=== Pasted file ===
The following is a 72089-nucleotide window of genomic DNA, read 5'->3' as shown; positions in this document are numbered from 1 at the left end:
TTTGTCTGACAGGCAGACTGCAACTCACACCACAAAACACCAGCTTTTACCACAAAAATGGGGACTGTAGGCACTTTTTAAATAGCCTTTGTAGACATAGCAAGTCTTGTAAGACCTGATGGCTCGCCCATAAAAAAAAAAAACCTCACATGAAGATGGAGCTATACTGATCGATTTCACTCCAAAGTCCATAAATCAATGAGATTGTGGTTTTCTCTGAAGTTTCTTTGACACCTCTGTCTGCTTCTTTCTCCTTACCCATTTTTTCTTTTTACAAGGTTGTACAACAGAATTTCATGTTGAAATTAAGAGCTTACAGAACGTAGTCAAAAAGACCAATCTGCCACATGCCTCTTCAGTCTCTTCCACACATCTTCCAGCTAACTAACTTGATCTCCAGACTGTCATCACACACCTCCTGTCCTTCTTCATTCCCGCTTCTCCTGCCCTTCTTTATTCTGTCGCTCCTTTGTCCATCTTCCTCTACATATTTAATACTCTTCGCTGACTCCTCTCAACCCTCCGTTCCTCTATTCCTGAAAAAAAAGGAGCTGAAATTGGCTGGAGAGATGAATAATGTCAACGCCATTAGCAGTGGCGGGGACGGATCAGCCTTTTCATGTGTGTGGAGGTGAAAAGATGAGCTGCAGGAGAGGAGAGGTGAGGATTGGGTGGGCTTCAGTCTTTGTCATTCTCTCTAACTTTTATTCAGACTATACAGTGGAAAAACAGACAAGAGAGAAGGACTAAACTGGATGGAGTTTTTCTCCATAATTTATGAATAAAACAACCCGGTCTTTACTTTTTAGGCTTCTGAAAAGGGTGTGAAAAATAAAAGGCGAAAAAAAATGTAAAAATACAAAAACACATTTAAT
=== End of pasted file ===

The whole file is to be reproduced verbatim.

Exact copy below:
The following is a 72089-nucleotide window of genomic DNA, read 5'->3' as shown; positions in this document are numbered from 1 at the left end:
TTTGTCTGACAGGCAGACTGCAACTCACACCACAAAACACCAGCTTTTACCACAAAAATGGGGACTGTAGGCACTTTTTAAATAGCCTTTGTAGACATAGCAAGTCTTGTAAGACCTGATGGCTCGCCCATAAAAAAAAAAAACCTCACATGAAGATGGAGCTATACTGATCGATTTCACTCCAAAGTCCATAAATCAATGAGATTGTGGTTTTCTCTGAAGTTTCTTTGACACCTCTGTCTGCTTCTTTCTCCTTACCCATTTTTTCTTTTTACAAGGTTGTACAACAGAATTTCATGTTGAAATTAAGAGCTTACAGAACGTAGTCAAAAAGACCAATCTGCCACATGCCTCTTCAGTCTCTTCCACACATCTTCCAGCTAACTAACTTGATCTCCAGACTGTCATCACACACCTCCTGTCCTTCTTCATTCCCGCTTCTCCTGCCCTTCTTTATTCTGTCGCTCCTTTGTCCATCTTCCTCTACATATTTAATACTCTTCGCTGACTCCTCTCAACCCTCCGTTCCTCTATTCCTGAAAAAAAAGGAGCTGAAATTGGCTGGAGAGATGAATAATGTCAACGCCATTAGCAGTGGCGGGGACGGATCAGCCTTTTCATGTGTGTGGAGGTGAAAAGATGAGCTGCAGGAGAGGAGAGGTGAGGATTGGGTGGGCTTCAGTCTTTGTCATTCTCTCTAACTTTTATTCAGACTATACAGTGGAAAAACAGACAAGAGAGAAGGACTAAACTGGATGGAGTTTTTCTCCATAATTTATGAATAAAACAACCCGGTCTTTACTTTTTAGGCTTCTGAAAAGGGTGTGAAAAATAAAAGGCGAAAAAAAATGTAAAAATACAAAAACACATTTAAT